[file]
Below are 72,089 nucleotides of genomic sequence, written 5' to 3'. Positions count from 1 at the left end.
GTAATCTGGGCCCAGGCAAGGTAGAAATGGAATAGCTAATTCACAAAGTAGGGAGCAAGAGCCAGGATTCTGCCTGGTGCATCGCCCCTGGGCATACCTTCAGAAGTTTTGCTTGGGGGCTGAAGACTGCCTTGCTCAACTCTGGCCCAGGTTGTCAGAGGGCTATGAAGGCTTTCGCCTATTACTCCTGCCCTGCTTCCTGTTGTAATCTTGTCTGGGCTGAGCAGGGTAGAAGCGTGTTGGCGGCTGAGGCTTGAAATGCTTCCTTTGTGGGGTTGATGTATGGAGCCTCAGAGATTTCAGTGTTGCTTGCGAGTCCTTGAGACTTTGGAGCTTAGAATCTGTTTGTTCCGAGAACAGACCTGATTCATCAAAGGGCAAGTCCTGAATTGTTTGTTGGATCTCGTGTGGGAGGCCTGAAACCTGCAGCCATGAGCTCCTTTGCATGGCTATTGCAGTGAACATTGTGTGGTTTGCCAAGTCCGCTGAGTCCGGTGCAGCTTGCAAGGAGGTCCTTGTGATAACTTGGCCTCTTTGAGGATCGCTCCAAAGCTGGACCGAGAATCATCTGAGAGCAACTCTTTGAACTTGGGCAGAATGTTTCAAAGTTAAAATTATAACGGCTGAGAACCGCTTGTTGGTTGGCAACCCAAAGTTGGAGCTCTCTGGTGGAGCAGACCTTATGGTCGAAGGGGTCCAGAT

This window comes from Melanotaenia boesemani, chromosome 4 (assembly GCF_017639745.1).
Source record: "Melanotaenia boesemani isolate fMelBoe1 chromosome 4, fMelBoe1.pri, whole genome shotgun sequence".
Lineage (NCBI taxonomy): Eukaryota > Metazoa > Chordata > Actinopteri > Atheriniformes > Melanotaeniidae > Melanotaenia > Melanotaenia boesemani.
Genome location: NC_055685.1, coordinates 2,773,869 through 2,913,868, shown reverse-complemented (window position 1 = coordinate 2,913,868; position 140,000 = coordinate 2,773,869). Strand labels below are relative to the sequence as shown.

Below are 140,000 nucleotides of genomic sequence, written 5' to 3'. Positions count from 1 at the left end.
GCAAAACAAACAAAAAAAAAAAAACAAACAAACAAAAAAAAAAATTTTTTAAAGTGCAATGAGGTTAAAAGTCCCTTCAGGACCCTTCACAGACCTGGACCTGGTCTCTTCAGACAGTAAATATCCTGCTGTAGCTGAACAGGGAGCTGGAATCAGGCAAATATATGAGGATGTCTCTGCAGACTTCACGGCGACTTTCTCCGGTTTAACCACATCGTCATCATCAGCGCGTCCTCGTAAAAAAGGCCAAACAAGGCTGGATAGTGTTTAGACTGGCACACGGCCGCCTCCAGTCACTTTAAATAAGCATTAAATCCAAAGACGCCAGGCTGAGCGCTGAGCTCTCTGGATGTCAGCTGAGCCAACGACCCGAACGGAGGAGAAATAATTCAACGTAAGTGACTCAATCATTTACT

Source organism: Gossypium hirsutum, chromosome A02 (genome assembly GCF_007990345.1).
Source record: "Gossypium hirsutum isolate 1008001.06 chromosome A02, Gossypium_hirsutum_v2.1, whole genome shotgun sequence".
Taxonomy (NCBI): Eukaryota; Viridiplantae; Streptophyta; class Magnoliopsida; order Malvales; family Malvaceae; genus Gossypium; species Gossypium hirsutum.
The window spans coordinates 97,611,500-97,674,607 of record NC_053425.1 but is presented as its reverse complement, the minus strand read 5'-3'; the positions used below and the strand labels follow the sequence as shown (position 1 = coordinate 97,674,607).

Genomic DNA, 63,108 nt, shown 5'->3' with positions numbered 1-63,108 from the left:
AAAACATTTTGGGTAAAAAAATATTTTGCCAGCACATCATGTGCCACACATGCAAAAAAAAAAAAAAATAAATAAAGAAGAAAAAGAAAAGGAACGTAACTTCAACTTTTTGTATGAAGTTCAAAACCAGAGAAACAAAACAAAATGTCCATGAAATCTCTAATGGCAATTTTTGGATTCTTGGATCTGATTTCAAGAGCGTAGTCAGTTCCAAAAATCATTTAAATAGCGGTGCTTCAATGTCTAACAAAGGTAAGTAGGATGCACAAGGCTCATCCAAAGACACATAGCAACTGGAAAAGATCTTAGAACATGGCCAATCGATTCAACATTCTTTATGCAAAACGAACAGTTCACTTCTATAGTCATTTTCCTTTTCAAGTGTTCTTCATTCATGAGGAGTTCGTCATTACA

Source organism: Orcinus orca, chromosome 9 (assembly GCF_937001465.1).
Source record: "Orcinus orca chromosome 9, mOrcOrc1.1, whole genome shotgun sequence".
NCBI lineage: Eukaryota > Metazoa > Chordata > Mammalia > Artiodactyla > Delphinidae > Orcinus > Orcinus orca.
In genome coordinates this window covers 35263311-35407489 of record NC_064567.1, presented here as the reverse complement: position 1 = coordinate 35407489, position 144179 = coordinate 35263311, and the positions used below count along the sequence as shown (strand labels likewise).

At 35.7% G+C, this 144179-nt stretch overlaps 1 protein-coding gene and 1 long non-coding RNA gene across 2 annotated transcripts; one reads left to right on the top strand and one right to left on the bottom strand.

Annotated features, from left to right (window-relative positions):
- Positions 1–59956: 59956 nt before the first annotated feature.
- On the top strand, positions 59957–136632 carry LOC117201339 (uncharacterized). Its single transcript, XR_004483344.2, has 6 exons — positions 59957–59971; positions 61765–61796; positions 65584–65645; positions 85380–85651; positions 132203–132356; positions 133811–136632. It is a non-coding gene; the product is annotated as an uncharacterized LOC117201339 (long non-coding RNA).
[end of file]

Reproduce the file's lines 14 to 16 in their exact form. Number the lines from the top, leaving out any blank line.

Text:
AAAACATTTTGGGTAAAAAAATATTTTGCCAGCACATCATGTGCCACACATGCAAAAAAAAAAAAAAATAAATAAAGAAGAAAAAGAAAAGGAACGTAACTTCAACTTTTTGTATGAAGTTCAAAACCAGAGAAACAAAACAAAATGTCCATGAAATCTCTAATGGCAATTTTTGGATTCTTGGATCTGATTTCAAGAGCGTAGTCAGTTCCAAAAATCATTTAAATAGCGGTGCTTCAATGTCTAACAAAGGTAAGTAGGATGCACAAGGCTCATCCAAAGACACATAGCAACTGGAAAAGATCTTAGAACATGGCCAATCGATTCAACATTCTTTATGCAAAACGAACAGTTCACTTCTATAGTCATTTTCCTTTTCAAGTGTTCTTCATTCATGAGGAGTTCGTCATTACA

Source organism: Orcinus orca, chromosome 9 (assembly GCF_937001465.1).
Source record: "Orcinus orca chromosome 9, mOrcOrc1.1, whole genome shotgun sequence".